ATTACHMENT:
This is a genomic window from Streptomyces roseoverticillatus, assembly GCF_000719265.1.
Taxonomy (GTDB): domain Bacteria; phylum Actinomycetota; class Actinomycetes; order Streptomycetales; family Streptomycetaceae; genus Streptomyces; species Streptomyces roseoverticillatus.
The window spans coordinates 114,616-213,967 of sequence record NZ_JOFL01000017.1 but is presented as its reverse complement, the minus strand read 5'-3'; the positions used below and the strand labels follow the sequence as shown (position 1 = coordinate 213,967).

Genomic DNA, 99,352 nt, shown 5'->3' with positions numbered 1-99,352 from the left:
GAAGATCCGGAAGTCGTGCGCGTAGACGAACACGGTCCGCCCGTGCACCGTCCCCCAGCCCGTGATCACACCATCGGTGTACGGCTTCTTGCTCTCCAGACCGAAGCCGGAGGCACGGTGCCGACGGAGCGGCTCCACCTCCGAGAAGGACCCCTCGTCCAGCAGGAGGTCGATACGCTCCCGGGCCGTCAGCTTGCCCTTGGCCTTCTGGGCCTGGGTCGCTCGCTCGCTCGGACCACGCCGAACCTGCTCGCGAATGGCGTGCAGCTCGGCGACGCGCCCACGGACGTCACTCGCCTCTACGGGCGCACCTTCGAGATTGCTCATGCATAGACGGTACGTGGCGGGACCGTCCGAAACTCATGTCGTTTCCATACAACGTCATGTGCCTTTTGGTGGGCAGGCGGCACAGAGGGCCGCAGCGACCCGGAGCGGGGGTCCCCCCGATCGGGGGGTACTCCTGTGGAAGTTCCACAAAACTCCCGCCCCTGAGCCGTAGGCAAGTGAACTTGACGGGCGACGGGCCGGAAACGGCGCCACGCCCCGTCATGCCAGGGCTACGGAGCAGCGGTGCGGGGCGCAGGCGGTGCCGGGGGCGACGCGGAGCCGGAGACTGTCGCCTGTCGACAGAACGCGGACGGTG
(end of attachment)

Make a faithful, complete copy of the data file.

This is a genomic window from Streptomyces roseoverticillatus, assembly GCF_000719265.1.
Taxonomy (GTDB): domain Bacteria; phylum Actinomycetota; class Actinomycetes; order Streptomycetales; family Streptomycetaceae; genus Streptomyces; species Streptomyces roseoverticillatus.
The window spans coordinates 114,616-213,967 of sequence record NZ_JOFL01000017.1 but is presented as its reverse complement, the minus strand read 5'-3'; the positions used below and the strand labels follow the sequence as shown (position 1 = coordinate 213,967).

Genomic DNA, 99,352 nt, shown 5'->3' with positions numbered 1-99,352 from the left:
GAAGATCCGGAAGTCGTGCGCGTAGACGAACACGGTCCGCCCGTGCACCGTCCCCCAGCCCGTGATCACACCATCGGTGTACGGCTTCTTGCTCTCCAGACCGAAGCCGGAGGCACGGTGCCGACGGAGCGGCTCCACCTCCGAGAAGGACCCCTCGTCCAGCAGGAGGTCGATACGCTCCCGGGCCGTCAGCTTGCCCTTGGCCTTCTGGGCCTGGGTCGCTCGCTCGCTCGGACCACGCCGAACCTGCTCGCGAATGGCGTGCAGCTCGGCGACGCGCCCACGGACGTCACTCGCCTCTACGGGCGCACCTTCGAGATTGCTCATGCATAGACGGTACGTGGCGGGACCGTCCGAAACTCATGTCGTTTCCATACAACGTCATGTGCCTTTTGGTGGGCAGGCGGCACAGAGGGCCGCAGCGACCCGGAGCGGGGGTCCCCCCGATCGGGGGGTACTCCTGTGGAAGTTCCACAAAACTCCCGCCCCTGAGCCGTAGGCAAGTGAACTTGACGGGCGACGGGCCGGAAACGGCGCCACGCCCCGTCATGCCAGGGCTACGGAGCAGCGGTGCGGGGCGCAGGCGGTGCCGGGGGCGACGCGGAGCCGGAGACTGTCGCCTGTCGACAGAACGCGGACGGTG